Saturday, January 21, 2012

To rotate or not to rotate, that is the question...

 Is Crop Rotation important for the home gardener?

"I could a tale unfold, whose lightest word would harrow up thy soul, freeze thy young blood, make thy two eyes, like stars, start from their spheres, thy knotted and combined locks to part and each particular hair to stand an end, like quills upon the fretful porpentine."

Hamlet said that, not me. Yet that is how I feel after in depth study of crop rotation for the home gardener. It is really important if your livelihood depends on it and your 15000 acres depends on nutrients being in the right place at the right time. Is it important to 1/10 acre families like me? I'd like to know what you all think on this. I'll post what I've found online and in books, and hopefully we'll work through this together.

Below are two charts: one for crop families so that I don't plant the same family two years in a row and also an example of crop rotation in case there is anyone out there wondering what we are talking about. This should get you into the same blogosphere.

Right now, (though many things have and will continue to change) this is my plan. I'm going to have my vegetable rotate in a yearly pattern. Most people agreed that a 2-3 year lapse between replanting the same vegetables helps. I will make a three year chart and try it out. The problem will be keeping the taller plants like corn, tomatoes, and peas from shading the rest, but I'll work around that.

Most sources agree that all plants use up the nutrients in the soil, but to different extents. Some like more nitrogen while others like more other stuff. Rotation also prevents pest and disease buildup. Certain crops do make it better for the next crop. Everything does better after onions, lettuces and squashes. Potatoes do better after corn. Corn and beans are not affected good or bad by preceding crops.  Carrots, beets, and cabbages are generally detrimental to subsequent crops.

If you read the crop rotation chapter of Eliot Coleman's, The New Organic Grower there is much more in depth reasoning and practical help, but I tried to touch on the basics. I'd like to know what works for you or any thoughts/opinions you may have.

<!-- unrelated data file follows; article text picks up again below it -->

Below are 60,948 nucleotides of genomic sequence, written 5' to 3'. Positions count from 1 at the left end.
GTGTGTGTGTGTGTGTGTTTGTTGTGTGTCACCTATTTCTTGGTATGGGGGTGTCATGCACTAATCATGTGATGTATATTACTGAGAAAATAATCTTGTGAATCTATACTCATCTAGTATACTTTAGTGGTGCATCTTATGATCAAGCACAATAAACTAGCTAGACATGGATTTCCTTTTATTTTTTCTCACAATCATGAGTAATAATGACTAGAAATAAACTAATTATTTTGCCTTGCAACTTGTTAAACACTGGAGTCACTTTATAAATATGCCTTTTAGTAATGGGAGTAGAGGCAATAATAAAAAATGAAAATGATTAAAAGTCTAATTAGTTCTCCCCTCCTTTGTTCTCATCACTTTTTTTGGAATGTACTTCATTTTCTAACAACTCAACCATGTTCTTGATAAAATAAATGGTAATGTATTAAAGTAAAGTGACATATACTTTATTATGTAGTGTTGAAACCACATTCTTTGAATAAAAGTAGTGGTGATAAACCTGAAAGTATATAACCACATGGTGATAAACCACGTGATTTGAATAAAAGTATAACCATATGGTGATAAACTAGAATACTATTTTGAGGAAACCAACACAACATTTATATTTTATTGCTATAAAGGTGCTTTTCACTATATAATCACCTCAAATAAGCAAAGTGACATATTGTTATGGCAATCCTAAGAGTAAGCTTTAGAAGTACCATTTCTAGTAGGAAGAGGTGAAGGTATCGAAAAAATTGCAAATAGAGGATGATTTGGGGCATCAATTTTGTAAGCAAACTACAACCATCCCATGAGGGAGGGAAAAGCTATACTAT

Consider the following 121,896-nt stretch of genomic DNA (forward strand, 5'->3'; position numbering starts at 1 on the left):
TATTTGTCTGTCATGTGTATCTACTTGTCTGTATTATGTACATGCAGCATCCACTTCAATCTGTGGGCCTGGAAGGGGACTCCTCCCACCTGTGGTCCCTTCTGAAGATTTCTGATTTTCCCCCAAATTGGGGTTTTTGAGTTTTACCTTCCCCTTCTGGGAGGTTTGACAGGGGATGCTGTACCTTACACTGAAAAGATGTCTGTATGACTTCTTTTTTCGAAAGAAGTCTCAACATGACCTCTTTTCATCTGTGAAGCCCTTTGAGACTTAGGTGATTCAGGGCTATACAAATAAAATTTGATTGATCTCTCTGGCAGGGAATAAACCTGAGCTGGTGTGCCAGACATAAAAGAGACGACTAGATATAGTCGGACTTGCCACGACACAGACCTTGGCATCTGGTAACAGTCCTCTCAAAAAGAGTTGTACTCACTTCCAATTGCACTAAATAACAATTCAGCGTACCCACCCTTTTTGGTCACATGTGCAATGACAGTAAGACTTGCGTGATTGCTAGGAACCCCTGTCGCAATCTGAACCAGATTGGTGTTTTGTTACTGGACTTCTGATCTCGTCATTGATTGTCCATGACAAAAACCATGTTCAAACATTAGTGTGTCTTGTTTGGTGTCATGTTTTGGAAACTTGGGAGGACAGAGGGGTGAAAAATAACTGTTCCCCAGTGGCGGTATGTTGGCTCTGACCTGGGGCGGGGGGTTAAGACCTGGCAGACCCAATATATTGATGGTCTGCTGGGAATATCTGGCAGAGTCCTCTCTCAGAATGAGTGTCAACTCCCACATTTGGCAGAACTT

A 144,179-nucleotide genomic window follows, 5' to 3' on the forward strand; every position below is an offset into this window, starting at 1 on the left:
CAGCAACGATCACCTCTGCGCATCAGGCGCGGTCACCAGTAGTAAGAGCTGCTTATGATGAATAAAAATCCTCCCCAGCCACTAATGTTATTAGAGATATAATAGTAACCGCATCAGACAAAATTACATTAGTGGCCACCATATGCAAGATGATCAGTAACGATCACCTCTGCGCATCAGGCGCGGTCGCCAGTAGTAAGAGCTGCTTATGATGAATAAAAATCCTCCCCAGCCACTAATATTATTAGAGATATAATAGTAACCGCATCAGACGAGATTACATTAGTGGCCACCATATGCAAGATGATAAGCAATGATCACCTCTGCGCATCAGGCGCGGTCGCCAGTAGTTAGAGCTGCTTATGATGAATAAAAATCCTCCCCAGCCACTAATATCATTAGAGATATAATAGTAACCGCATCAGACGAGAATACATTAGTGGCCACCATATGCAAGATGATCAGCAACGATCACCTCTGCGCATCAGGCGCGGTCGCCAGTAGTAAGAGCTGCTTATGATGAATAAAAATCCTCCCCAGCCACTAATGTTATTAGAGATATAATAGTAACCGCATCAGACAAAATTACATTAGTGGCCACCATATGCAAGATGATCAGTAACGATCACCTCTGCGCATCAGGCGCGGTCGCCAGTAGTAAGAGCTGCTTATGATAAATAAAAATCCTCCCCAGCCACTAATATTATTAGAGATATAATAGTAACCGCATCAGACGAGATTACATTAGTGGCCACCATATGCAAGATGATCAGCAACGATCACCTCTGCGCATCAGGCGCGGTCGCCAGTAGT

1. I agree with your (implicit) point that nothing need lay fallow for a season or a year, and that it's best to rotate. In the past and when I had more land to use, I favored legume cover crops (cheap and less invasive than you'd think because of the dry climate and poor soil) for erosion control, fixing nitrogen into coarse, less fertile soils, and for tilling into finer, clay-based soils for additional aeration and organic material.

    When we grew tall crops (sunflowers, corn, amaranth) we always took advantage of the additional shade to grow some edible beneficial companions, like epazote, nasturtium, borage, marigolds, allium / chives, ammi, particularly to ward off predatory pests.

    It's a bit of an investment, but have you thought about sending off soil samples to a local lab, or purchasing a classroom-style nutrient and soil evaluation kit? Tracking nutrient depletion the first year, especially between crops, will give you a better feel for when it's necessary to amend, or not. It's surprising what intelligent rotation (like what you've planned) will do to improve the soil.

  2. I agree as well...I think rotation is one of those things that, for gardens, isn't probably as necessary as when planting whole fields of one crop, but it can't you might as well. I think the greatest thing, honestly, is preventing outbreaks of soil-borne disease. Keeping the plants constantly changing can help prevent such outbreaks. Honestly, since it's not really more work to rotate (well, except for structures for vines), I think it also keeps things why not :-)

  3. I love the Hamlet quote and "that is how I feel after in depth study of crop rotation for the home gardener." Very Funny.